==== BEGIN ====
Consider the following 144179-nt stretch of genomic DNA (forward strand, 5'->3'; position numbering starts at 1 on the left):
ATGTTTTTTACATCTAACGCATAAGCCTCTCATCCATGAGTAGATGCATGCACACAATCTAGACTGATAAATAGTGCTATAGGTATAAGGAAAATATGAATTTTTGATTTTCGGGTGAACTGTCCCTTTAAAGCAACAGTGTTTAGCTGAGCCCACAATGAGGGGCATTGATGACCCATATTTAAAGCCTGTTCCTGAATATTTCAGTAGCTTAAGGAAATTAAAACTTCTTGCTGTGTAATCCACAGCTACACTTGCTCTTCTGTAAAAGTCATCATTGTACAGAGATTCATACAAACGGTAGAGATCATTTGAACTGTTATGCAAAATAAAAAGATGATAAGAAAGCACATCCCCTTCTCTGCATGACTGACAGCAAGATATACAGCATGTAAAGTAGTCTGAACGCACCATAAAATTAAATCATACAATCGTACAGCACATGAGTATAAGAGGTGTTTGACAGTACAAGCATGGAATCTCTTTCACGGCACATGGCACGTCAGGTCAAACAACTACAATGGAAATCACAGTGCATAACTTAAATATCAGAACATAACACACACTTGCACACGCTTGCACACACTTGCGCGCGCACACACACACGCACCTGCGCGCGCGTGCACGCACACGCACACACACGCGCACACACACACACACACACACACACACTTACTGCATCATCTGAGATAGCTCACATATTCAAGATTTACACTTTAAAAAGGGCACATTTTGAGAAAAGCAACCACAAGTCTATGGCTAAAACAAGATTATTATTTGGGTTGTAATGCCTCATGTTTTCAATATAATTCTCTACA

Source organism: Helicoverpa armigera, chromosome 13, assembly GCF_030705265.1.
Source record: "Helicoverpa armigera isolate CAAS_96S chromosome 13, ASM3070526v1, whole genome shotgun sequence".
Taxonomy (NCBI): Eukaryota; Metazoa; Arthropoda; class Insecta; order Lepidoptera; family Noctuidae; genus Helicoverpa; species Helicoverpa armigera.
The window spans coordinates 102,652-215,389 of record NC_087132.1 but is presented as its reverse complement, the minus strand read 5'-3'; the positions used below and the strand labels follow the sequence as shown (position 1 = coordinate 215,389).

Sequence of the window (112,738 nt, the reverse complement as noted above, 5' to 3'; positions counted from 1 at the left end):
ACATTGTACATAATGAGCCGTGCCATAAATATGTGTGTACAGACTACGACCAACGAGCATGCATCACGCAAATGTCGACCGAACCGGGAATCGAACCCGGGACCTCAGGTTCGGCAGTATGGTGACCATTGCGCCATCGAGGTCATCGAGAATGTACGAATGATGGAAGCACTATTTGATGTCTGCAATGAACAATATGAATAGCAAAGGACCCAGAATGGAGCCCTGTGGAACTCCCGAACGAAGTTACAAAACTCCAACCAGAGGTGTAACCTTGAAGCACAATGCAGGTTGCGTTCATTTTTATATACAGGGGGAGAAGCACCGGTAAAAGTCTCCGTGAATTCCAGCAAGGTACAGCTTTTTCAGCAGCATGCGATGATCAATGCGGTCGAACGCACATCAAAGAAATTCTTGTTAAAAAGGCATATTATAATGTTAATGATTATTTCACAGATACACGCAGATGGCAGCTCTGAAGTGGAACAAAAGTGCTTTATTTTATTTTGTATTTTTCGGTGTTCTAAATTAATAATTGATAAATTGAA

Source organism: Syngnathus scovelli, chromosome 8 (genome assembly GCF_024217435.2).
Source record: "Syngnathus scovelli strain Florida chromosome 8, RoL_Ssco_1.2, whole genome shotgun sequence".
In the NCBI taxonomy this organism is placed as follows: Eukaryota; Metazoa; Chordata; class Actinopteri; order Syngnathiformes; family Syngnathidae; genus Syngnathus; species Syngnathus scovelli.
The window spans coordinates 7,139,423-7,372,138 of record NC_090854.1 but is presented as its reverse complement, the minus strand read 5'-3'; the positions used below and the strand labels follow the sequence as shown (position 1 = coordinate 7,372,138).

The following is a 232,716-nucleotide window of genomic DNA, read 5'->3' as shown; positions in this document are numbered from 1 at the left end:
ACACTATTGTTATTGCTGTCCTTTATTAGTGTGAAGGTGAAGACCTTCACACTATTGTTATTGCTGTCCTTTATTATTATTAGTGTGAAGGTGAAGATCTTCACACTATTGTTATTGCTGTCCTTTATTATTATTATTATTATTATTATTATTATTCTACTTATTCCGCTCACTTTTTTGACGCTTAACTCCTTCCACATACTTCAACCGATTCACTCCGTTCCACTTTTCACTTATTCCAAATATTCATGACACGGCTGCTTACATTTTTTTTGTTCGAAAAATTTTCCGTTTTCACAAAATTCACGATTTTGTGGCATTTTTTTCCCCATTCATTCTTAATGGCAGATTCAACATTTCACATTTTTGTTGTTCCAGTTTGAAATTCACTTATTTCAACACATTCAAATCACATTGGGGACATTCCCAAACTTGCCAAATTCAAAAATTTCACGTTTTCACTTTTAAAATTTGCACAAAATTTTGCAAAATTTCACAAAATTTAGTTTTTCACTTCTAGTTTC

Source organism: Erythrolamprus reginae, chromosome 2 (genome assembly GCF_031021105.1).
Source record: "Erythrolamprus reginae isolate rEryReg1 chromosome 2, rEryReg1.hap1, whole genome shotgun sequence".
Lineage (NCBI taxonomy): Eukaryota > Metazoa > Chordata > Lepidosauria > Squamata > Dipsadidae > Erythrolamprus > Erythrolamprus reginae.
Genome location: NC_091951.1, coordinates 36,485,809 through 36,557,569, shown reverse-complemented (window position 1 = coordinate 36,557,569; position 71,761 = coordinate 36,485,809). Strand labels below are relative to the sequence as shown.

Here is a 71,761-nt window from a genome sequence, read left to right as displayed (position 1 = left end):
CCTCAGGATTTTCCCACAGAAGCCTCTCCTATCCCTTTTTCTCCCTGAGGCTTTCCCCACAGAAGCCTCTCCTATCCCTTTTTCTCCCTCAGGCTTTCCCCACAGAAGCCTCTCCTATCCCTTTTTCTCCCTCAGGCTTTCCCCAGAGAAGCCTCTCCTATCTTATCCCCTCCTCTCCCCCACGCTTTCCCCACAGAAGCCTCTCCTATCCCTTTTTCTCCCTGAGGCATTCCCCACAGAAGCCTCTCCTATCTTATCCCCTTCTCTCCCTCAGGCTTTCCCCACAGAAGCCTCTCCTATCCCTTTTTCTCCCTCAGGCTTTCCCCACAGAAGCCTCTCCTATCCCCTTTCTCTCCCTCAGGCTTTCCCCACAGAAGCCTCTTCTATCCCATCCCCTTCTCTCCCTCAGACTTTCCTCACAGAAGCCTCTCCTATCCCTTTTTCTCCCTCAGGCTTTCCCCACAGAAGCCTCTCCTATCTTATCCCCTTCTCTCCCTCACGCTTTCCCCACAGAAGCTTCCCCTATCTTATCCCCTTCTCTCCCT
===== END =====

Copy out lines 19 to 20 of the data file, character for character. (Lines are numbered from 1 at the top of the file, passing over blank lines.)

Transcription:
Here is a 71,761-nt window from a genome sequence, read left to right as displayed (position 1 = left end):
CCTCAGGATTTTCCCACAGAAGCCTCTCCTATCCCTTTTTCTCCCTGAGGCTTTCCCCACAGAAGCCTCTCCTATCCCTTTTTCTCCCTCAGGCTTTCCCCACAGAAGCCTCTCCTATCCCTTTTTCTCCCTCAGGCTTTCCCCAGAGAAGCCTCTCCTATCTTATCCCCTCCTCTCCCCCACGCTTTCCCCACAGAAGCCTCTCCTATCCCTTTTTCTCCCTGAGGCATTCCCCACAGAAGCCTCTCCTATCTTATCCCCTTCTCTCCCTCAGGCTTTCCCCACAGAAGCCTCTCCTATCCCTTTTTCTCCCTCAGGCTTTCCCCACAGAAGCCTCTCCTATCCCCTTTCTCTCCCTCAGGCTTTCCCCACAGAAGCCTCTTCTATCCCATCCCCTTCTCTCCCTCAGACTTTCCTCACAGAAGCCTCTCCTATCCCTTTTTCTCCCTCAGGCTTTCCCCACAGAAGCCTCTCCTATCTTATCCCCTTCTCTCCCTCACGCTTTCCCCACAGAAGCTTCCCCTATCTTATCCCCTTCTCTCCCT